Cork pothole: workers suspended for fixing road

Image caption A row has developed over fixing a pothole in County Cork

Three council road workers in County Cork have been suspended after they took an impromptu decision to fill in a pothole they found on the way back to their depot.

It is understood the workers were returning from a job when they spotted a dangerous pothole and decided to repair it.

A Health and Safety Authority officer saw them.

He said they had not put a proper traffic management system in place.

The workers were consequently suspended from their jobs.

The council has declined to comment on the suspensions.

The men's union, the Services, Industrial, Professional and Technical Union, (Siptu), has stepped in on their behalf.

Con Casey, Siptu, said: "These three workers have exemplary service records. There is a meeting arranged for next Tuesday (2 April) to discuss this with management and we will not be commenting further on the matter until that discussion has taken place."

The incident happened on 13 March at Bothar Guidel Road in Carrigaline.

Cork councillors were told about the suspensions at their meeting last Monday. They heard that the issue was about enforcing health and safety regulations.

Councillor John Mulvihill Snr, a former mayor of Cork, said health and safety was of vital importance.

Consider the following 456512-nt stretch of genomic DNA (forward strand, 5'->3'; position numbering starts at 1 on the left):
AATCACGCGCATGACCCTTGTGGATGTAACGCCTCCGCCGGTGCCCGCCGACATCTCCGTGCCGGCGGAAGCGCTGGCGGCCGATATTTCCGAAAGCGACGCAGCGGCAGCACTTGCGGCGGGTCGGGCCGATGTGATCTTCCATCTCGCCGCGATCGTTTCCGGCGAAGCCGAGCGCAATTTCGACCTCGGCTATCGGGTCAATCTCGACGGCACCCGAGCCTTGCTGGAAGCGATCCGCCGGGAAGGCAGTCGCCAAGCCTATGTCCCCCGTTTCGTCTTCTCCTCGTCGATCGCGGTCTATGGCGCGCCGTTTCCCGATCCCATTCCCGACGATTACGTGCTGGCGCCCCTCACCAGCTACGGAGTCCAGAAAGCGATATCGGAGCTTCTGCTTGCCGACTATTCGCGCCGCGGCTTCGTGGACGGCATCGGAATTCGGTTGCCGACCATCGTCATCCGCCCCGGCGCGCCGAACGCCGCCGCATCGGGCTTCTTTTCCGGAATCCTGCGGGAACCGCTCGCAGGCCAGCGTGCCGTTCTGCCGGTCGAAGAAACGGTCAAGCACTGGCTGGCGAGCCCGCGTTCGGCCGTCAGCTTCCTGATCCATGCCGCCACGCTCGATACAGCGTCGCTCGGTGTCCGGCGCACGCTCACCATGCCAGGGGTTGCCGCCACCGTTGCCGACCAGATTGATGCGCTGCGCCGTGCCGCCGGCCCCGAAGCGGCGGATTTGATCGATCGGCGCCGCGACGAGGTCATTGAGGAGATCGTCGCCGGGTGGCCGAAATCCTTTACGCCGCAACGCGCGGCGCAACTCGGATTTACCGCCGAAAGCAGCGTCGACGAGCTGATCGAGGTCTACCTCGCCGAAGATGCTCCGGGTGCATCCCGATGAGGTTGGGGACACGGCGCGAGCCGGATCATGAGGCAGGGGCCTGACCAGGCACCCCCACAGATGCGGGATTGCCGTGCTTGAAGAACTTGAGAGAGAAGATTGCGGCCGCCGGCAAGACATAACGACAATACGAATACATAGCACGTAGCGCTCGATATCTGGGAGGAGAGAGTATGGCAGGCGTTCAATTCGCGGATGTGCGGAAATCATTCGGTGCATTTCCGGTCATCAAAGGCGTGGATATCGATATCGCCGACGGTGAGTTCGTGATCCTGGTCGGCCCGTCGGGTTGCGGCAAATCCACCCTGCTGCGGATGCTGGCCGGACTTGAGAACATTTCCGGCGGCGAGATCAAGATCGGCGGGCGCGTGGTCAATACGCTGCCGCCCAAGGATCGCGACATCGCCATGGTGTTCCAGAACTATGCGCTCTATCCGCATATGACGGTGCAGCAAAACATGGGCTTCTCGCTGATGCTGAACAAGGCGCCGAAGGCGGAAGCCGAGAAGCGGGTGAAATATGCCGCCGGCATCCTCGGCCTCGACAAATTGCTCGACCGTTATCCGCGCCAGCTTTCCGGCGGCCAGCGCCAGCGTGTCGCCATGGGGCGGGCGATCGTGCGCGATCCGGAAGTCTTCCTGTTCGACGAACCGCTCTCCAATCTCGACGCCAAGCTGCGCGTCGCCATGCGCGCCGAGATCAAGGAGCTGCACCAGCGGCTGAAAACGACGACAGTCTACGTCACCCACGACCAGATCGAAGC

He said that in recent times three road workers had died in accidents. The result was that the council was enforcing legislation rigorously.

"Health and safety is number one and you cannot put people's lives at risk," he said.

"The law says it was not safe. You need three or four people to fill in a pothole including two with 'Stop and Go' signs.

Image caption Councillor Noel McCarthy said common sense should have prevailed

"You cannot put a cost on somebody's life. It is unfortunate. These men are very diligent working guys. They have 90 years of experience between them. They are conscientious people. But how far do you go. Do you rule out common sense altogether?

"Is this a case where a warning could have been issued to the workers? You could ask what about the health and safety inspector - was he a hazard when he stopped to talk to them?"

Councillor Noel McCarthy, Labour, said: "The lads showed initiative. We are all for health and safety but sometimes it can be taken too far.

"These are middle-aged men with plenty of experience. I felt that they had the motorists and the general public in mind."

Mr McCarthy said suspending the men was wrong.

"Common sense should have prevailed," he said.

The Labour councillor said he understood that there were just three men working on the pothole when there should have been four in order to meet health and safety rules.

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